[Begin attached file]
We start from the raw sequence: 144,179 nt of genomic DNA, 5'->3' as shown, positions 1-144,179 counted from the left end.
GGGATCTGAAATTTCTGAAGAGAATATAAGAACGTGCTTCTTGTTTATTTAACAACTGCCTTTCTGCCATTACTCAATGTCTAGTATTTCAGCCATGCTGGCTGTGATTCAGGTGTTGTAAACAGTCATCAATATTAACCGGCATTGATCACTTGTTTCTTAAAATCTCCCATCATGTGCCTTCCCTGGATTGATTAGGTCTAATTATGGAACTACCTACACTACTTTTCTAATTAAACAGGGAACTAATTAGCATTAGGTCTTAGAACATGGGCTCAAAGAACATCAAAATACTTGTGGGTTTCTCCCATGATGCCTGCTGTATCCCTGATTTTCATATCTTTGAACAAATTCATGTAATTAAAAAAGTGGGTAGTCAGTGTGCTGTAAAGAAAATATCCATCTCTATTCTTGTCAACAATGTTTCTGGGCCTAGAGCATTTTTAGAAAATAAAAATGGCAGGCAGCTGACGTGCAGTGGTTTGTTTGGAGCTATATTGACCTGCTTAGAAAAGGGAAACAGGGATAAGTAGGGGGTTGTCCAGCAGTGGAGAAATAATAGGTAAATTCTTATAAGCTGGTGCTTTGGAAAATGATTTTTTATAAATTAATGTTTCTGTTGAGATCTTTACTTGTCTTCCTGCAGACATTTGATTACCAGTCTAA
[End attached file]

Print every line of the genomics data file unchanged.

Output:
We start from the raw sequence: 144,179 nt of genomic DNA, 5'->3' as shown, positions 1-144,179 counted from the left end.
GGGATCTGAAATTTCTGAAGAGAATATAAGAACGTGCTTCTTGTTTATTTAACAACTGCCTTTCTGCCATTACTCAATGTCTAGTATTTCAGCCATGCTGGCTGTGATTCAGGTGTTGTAAACAGTCATCAATATTAACCGGCATTGATCACTTGTTTCTTAAAATCTCCCATCATGTGCCTTCCCTGGATTGATTAGGTCTAATTATGGAACTACCTACACTACTTTTCTAATTAAACAGGGAACTAATTAGCATTAGGTCTTAGAACATGGGCTCAAAGAACATCAAAATACTTGTGGGTTTCTCCCATGATGCCTGCTGTATCCCTGATTTTCATATCTTTGAACAAATTCATGTAATTAAAAAAGTGGGTAGTCAGTGTGCTGTAAAGAAAATATCCATCTCTATTCTTGTCAACAATGTTTCTGGGCCTAGAGCATTTTTAGAAAATAAAAATGGCAGGCAGCTGACGTGCAGTGGTTTGTTTGGAGCTATATTGACCTGCTTAGAAAAGGGAAACAGGGATAAGTAGGGGGTTGTCCAGCAGTGGAGAAATAATAGGTAAATTCTTATAAGCTGGTGCTTTGGAAAATGATTTTTTATAAATTAATGTTTCTGTTGAGATCTTTACTTGTCTTCCTGCAGACATTTGATTACCAGTCTAA